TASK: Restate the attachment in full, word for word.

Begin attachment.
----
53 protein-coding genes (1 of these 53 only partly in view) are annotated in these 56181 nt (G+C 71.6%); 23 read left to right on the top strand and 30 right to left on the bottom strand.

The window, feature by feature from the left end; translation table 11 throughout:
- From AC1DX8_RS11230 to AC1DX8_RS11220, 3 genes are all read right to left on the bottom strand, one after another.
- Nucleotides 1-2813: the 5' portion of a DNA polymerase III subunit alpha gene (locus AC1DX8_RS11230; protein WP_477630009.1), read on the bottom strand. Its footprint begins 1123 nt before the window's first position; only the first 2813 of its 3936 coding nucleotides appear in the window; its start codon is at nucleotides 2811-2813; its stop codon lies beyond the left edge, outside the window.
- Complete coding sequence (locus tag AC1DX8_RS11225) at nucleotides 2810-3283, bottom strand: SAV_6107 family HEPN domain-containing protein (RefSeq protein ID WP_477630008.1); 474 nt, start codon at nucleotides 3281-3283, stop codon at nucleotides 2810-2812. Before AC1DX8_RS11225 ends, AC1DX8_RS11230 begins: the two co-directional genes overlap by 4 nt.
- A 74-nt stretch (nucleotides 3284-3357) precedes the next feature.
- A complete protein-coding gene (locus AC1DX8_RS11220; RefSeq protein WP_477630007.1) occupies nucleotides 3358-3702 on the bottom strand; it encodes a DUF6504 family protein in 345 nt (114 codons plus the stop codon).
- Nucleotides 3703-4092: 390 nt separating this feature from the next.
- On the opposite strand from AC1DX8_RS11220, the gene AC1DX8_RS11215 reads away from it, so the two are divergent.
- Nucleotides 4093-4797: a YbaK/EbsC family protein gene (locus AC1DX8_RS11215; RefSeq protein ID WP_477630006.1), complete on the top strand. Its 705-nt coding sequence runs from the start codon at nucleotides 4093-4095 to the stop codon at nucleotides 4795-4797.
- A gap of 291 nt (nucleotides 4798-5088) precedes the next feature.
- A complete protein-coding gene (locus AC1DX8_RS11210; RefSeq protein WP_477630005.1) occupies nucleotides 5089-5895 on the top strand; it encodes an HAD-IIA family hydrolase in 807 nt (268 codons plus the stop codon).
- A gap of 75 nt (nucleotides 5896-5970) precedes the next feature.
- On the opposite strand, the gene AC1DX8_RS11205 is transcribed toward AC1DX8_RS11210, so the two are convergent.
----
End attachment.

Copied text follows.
53 protein-coding genes (1 of these 53 only partly in view) are annotated in these 56181 nt (G+C 71.6%); 23 read left to right on the top strand and 30 right to left on the bottom strand.

The window, feature by feature from the left end; translation table 11 throughout:
- From AC1DX8_RS11230 to AC1DX8_RS11220, 3 genes are all read right to left on the bottom strand, one after another.
- Nucleotides 1-2813: the 5' portion of a DNA polymerase III subunit alpha gene (locus AC1DX8_RS11230; protein WP_477630009.1), read on the bottom strand. Its footprint begins 1123 nt before the window's first position; only the first 2813 of its 3936 coding nucleotides appear in the window; its start codon is at nucleotides 2811-2813; its stop codon lies beyond the left edge, outside the window.
- Complete coding sequence (locus tag AC1DX8_RS11225) at nucleotides 2810-3283, bottom strand: SAV_6107 family HEPN domain-containing protein (RefSeq protein ID WP_477630008.1); 474 nt, start codon at nucleotides 3281-3283, stop codon at nucleotides 2810-2812. Before AC1DX8_RS11225 ends, AC1DX8_RS11230 begins: the two co-directional genes overlap by 4 nt.
- A 74-nt stretch (nucleotides 3284-3357) precedes the next feature.
- A complete protein-coding gene (locus AC1DX8_RS11220; RefSeq protein WP_477630007.1) occupies nucleotides 3358-3702 on the bottom strand; it encodes a DUF6504 family protein in 345 nt (114 codons plus the stop codon).
- Nucleotides 3703-4092: 390 nt separating this feature from the next.
- On the opposite strand from AC1DX8_RS11220, the gene AC1DX8_RS11215 reads away from it, so the two are divergent.
- Nucleotides 4093-4797: a YbaK/EbsC family protein gene (locus AC1DX8_RS11215; RefSeq protein ID WP_477630006.1), complete on the top strand. Its 705-nt coding sequence runs from the start codon at nucleotides 4093-4095 to the stop codon at nucleotides 4795-4797.
- A gap of 291 nt (nucleotides 4798-5088) precedes the next feature.
- A complete protein-coding gene (locus AC1DX8_RS11210; RefSeq protein WP_477630005.1) occupies nucleotides 5089-5895 on the top strand; it encodes an HAD-IIA family hydrolase in 807 nt (268 codons plus the stop codon).
- A gap of 75 nt (nucleotides 5896-5970) precedes the next feature.
- On the opposite strand, the gene AC1DX8_RS11205 is transcribed toward AC1DX8_RS11210, so the two are convergent.